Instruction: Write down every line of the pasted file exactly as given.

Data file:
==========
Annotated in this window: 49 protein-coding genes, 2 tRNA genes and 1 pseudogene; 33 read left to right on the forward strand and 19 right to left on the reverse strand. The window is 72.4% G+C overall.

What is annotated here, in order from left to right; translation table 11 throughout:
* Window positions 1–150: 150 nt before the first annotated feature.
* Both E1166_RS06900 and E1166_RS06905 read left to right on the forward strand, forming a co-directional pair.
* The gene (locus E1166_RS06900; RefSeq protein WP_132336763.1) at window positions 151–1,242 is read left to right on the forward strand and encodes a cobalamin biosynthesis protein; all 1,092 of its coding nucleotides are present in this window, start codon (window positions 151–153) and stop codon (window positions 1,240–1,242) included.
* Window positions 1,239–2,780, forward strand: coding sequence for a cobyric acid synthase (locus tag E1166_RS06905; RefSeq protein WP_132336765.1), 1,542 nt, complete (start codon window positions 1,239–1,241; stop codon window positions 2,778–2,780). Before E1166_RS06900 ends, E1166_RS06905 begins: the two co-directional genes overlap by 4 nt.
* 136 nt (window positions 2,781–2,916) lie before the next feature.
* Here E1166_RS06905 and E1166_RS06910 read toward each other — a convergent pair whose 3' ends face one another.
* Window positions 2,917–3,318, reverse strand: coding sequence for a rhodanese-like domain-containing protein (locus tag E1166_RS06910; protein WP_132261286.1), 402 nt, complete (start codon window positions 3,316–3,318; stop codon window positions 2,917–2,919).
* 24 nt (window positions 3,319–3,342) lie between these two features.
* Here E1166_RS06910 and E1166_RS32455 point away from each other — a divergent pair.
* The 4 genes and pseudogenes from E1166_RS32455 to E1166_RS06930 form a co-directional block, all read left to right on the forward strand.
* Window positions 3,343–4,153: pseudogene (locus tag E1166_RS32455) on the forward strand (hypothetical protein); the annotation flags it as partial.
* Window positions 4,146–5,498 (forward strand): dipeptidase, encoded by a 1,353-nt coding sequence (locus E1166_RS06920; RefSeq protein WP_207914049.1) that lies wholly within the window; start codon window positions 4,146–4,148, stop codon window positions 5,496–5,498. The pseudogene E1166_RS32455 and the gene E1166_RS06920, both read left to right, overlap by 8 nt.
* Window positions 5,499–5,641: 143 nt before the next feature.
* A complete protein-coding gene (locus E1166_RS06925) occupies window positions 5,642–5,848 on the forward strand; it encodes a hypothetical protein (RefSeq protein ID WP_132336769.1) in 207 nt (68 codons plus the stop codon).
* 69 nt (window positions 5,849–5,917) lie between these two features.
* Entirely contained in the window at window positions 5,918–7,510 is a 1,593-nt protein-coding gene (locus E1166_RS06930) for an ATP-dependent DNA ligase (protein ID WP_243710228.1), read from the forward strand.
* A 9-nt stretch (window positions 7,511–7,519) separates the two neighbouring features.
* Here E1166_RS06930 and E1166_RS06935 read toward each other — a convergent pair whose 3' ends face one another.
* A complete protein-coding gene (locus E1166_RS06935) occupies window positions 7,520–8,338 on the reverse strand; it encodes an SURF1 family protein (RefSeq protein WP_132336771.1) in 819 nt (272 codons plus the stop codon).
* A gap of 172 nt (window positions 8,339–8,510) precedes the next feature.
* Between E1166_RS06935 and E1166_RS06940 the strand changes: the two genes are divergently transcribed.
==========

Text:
Annotated in this window: 49 protein-coding genes, 2 tRNA genes and 1 pseudogene; 33 read left to right on the forward strand and 19 right to left on the reverse strand. The window is 72.4% G+C overall.

What is annotated here, in order from left to right; translation table 11 throughout:
* Window positions 1–150: 150 nt before the first annotated feature.
* Both E1166_RS06900 and E1166_RS06905 read left to right on the forward strand, forming a co-directional pair.
* The gene (locus E1166_RS06900; RefSeq protein WP_132336763.1) at window positions 151–1,242 is read left to right on the forward strand and encodes a cobalamin biosynthesis protein; all 1,092 of its coding nucleotides are present in this window, start codon (window positions 151–153) and stop codon (window positions 1,240–1,242) included.
* Window positions 1,239–2,780, forward strand: coding sequence for a cobyric acid synthase (locus tag E1166_RS06905; RefSeq protein WP_132336765.1), 1,542 nt, complete (start codon window positions 1,239–1,241; stop codon window positions 2,778–2,780). Before E1166_RS06900 ends, E1166_RS06905 begins: the two co-directional genes overlap by 4 nt.
* 136 nt (window positions 2,781–2,916) lie before the next feature.
* Here E1166_RS06905 and E1166_RS06910 read toward each other — a convergent pair whose 3' ends face one another.
* Window positions 2,917–3,318, reverse strand: coding sequence for a rhodanese-like domain-containing protein (locus tag E1166_RS06910; protein WP_132261286.1), 402 nt, complete (start codon window positions 3,316–3,318; stop codon window positions 2,917–2,919).
* 24 nt (window positions 3,319–3,342) lie between these two features.
* Here E1166_RS06910 and E1166_RS32455 point away from each other — a divergent pair.
* The 4 genes and pseudogenes from E1166_RS32455 to E1166_RS06930 form a co-directional block, all read left to right on the forward strand.
* Window positions 3,343–4,153: pseudogene (locus tag E1166_RS32455) on the forward strand (hypothetical protein); the annotation flags it as partial.
* Window positions 4,146–5,498 (forward strand): dipeptidase, encoded by a 1,353-nt coding sequence (locus E1166_RS06920; RefSeq protein WP_207914049.1) that lies wholly within the window; start codon window positions 4,146–4,148, stop codon window positions 5,496–5,498. The pseudogene E1166_RS32455 and the gene E1166_RS06920, both read left to right, overlap by 8 nt.
* Window positions 5,499–5,641: 143 nt before the next feature.
* A complete protein-coding gene (locus E1166_RS06925) occupies window positions 5,642–5,848 on the forward strand; it encodes a hypothetical protein (RefSeq protein ID WP_132336769.1) in 207 nt (68 codons plus the stop codon).
* 69 nt (window positions 5,849–5,917) lie between these two features.
* Entirely contained in the window at window positions 5,918–7,510 is a 1,593-nt protein-coding gene (locus E1166_RS06930) for an ATP-dependent DNA ligase (protein ID WP_243710228.1), read from the forward strand.
* A 9-nt stretch (window positions 7,511–7,519) separates the two neighbouring features.
* Here E1166_RS06930 and E1166_RS06935 read toward each other — a convergent pair whose 3' ends face one another.
* A complete protein-coding gene (locus E1166_RS06935) occupies window positions 7,520–8,338 on the reverse strand; it encodes an SURF1 family protein (RefSeq protein WP_132336771.1) in 819 nt (272 codons plus the stop codon).
* A gap of 172 nt (window positions 8,339–8,510) precedes the next feature.
* Between E1166_RS06935 and E1166_RS06940 the strand changes: the two genes are divergently transcribed.